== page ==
This is a compendium by ten Muslim authors whose aim is to enlighten non-Muslim health care workers about the religion, customs and world view of Islam, so that they may better understand their Muslim patients and so give more sensitive care. The book contains chapters on the origins of the Muslim communities in Britain, the nature and beliefs of Islam, and a review of the Islamic view of health and disease. There are chapters on the family, birth and death, the fast and the Hajj (the pilgrimage).
The perspective of the writers is that of scholarly Qur'anic Islam tempered by European experience. A Muslim friend admired it greatly and referred to it as 'pure Islam'. Unfortunately, it is this very purity that is the book's greatest drawback. The great majority of Muslims in England originate from rural communities whose Islamic faith is mixed with pre-Islamic occult beliefs and magic practices. While all Muslims will unhesitatingly endorse the contents of this book as being mainline orthodox Islam, these 'folk Islamic' beliefs are not mentioned. This omission is all the more serious where health is concerned. In Muslim communities originating from the Indian sub-continent belief in the evil eye and its effects is endemic, and many have had recourse to it, but of this there is no mention at all.
Doubtless these omissions reflect cultural and religious tensions; theological 'high' Islam has difficulties in reconciling itself with the religion of the majority, often labeling it 'not Islam'. While indeed it may be un-Islamic, it is what the majority of Muslims in Britain believe and live out today.
The chapters on birth, death and the family are full of fascinating and informative detail, but reflect an ideal rather than the reality of Muslim family life today. The major problems facing the new generation of Muslims are not mentioned: the explosive tensions arising out of many arranged marriages; the struggles and frustrations of women who, after four decades in Britain, are just achieving the kind of opportunities and freedom that women in some other Muslim societies take for granted; the confusion of the elderly whose own rote education in Bangladesh or Pakistan has not enabled them to understand why their children have grown up so differently from themselves. Beside these major upheavals, a discussion on the difficulties of obtaining circumcision for boys seems secondary.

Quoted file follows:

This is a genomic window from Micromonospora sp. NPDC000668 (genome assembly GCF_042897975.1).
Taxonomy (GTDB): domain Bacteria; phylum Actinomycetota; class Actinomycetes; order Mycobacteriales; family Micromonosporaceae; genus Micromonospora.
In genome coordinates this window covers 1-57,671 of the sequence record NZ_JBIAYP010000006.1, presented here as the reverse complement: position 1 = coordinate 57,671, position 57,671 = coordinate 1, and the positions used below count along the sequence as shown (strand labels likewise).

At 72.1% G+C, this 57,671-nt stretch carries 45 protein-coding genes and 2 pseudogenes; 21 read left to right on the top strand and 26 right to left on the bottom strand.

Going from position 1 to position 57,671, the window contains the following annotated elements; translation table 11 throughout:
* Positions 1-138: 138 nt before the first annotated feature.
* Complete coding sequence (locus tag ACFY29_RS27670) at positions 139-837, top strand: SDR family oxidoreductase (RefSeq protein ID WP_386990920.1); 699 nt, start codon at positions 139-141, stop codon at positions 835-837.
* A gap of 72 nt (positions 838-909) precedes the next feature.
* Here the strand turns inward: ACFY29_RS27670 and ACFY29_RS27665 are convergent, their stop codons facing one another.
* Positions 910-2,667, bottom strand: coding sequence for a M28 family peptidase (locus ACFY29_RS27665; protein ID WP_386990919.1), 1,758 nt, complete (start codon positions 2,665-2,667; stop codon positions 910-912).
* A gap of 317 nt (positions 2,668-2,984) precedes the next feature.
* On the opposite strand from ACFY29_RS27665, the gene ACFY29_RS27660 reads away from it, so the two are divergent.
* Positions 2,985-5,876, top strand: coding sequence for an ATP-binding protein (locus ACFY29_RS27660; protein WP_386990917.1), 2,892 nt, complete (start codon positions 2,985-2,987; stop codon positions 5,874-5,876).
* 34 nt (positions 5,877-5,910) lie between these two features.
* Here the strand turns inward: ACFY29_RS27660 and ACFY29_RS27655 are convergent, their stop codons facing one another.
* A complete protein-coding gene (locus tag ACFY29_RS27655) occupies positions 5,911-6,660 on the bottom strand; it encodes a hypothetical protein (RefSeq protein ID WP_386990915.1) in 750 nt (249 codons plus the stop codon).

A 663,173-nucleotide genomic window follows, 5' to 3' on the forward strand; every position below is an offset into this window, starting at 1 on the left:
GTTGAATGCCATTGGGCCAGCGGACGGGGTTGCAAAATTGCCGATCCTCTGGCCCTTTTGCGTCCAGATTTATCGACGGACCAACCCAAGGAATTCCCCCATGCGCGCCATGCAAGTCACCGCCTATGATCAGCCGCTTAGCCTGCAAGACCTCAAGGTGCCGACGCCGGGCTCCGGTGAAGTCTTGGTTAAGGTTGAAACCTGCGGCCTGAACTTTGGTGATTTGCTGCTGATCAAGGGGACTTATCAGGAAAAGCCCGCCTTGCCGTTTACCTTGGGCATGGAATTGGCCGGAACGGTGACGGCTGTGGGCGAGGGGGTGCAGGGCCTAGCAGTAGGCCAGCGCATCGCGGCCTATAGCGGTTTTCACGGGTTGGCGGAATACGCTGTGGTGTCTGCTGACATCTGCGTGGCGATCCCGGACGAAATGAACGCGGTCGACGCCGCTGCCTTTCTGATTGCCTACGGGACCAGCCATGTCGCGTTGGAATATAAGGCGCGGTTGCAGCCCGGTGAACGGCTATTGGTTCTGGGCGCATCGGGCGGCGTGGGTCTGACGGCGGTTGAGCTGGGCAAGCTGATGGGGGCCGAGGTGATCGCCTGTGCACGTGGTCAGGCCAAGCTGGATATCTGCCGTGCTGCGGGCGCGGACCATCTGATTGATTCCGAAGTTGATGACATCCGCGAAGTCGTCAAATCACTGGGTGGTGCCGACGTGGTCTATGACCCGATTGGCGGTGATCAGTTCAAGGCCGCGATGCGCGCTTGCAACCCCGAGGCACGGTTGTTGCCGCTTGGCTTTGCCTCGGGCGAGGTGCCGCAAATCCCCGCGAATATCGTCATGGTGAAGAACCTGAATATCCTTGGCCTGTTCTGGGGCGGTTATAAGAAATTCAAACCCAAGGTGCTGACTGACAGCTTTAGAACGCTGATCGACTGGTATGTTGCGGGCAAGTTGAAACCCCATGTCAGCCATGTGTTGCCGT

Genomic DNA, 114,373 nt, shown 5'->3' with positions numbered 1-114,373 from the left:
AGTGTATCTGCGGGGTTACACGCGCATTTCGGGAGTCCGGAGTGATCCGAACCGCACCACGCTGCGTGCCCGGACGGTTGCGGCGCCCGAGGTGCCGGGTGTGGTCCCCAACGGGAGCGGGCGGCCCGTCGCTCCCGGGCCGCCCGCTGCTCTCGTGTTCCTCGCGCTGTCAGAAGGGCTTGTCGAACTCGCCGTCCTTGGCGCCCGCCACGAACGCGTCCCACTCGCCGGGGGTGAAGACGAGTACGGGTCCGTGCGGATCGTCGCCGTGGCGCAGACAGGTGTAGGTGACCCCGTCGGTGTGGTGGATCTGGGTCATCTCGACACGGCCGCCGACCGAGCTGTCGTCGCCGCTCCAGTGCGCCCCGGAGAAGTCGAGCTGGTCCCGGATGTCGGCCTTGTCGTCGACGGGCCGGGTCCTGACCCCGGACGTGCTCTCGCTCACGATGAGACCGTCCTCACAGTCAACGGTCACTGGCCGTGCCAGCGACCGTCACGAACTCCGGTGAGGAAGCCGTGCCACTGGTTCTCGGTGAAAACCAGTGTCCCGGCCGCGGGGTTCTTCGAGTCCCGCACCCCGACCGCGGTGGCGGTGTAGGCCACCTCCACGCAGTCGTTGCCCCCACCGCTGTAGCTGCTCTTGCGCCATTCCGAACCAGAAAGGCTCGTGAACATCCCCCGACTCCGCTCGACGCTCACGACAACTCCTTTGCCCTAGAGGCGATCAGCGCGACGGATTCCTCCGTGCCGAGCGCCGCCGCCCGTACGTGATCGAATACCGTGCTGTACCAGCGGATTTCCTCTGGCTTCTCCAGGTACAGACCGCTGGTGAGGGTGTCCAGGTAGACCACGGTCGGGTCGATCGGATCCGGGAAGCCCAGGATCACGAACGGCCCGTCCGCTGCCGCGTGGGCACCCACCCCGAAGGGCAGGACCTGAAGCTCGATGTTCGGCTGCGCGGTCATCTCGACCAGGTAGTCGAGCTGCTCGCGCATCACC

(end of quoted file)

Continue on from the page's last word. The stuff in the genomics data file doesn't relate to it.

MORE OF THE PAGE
The book does have redeeming features - take the case histories, for example. These are set in frames and are far more human, honest and down to earth than the text itself. The section that deals with the devotion and love which Muslims have for the Prophet Mohammed is of great importance.
The central weakness of the book is that its historical-theological perspective does not by itself give us an insight into the hearts of people today. Anthropology and sociology are better equipped to do that. There is a real need for literature of this kind but it needs to reflect what is, not what might or ought to be.
General Practitioner in Birmingham